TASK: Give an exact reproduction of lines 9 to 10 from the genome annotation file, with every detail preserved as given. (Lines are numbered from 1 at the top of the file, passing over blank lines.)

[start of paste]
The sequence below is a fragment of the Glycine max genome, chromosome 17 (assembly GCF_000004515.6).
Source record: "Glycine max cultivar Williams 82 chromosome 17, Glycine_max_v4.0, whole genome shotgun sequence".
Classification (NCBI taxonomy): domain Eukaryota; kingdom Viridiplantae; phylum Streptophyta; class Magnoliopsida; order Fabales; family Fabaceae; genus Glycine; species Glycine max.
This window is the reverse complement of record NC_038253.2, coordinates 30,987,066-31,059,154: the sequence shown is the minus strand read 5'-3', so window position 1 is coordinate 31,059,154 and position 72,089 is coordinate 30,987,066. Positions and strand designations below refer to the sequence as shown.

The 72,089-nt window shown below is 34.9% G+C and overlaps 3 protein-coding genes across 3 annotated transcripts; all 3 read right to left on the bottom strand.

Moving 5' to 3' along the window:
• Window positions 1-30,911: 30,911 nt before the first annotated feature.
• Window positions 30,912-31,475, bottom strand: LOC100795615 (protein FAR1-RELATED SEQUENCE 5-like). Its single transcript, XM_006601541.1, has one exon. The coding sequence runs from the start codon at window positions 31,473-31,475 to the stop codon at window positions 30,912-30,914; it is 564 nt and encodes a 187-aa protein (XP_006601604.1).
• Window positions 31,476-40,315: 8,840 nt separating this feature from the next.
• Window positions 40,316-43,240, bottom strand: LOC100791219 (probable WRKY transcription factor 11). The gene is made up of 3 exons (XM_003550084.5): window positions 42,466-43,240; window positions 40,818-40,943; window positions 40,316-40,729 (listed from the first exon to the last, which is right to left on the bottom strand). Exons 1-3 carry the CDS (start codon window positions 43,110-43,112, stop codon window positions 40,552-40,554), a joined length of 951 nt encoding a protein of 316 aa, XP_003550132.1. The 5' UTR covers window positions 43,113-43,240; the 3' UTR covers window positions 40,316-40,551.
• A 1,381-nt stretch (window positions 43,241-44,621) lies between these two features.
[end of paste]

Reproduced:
• Window positions 31,476-40,315: 8,840 nt separating this feature from the next.
• Window positions 40,316-43,240, bottom strand: LOC100791219 (probable WRKY transcription factor 11). The gene is made up of 3 exons (XM_003550084.5): window positions 42,466-43,240; window positions 40,818-40,943; window positions 40,316-40,729 (listed from the first exon to the last, which is right to left on the bottom strand). Exons 1-3 carry the CDS (start codon window positions 43,110-43,112, stop codon window positions 40,552-40,554), a joined length of 951 nt encoding a protein of 316 aa, XP_003550132.1. The 5' UTR covers window positions 43,113-43,240; the 3' UTR covers window positions 40,316-40,551.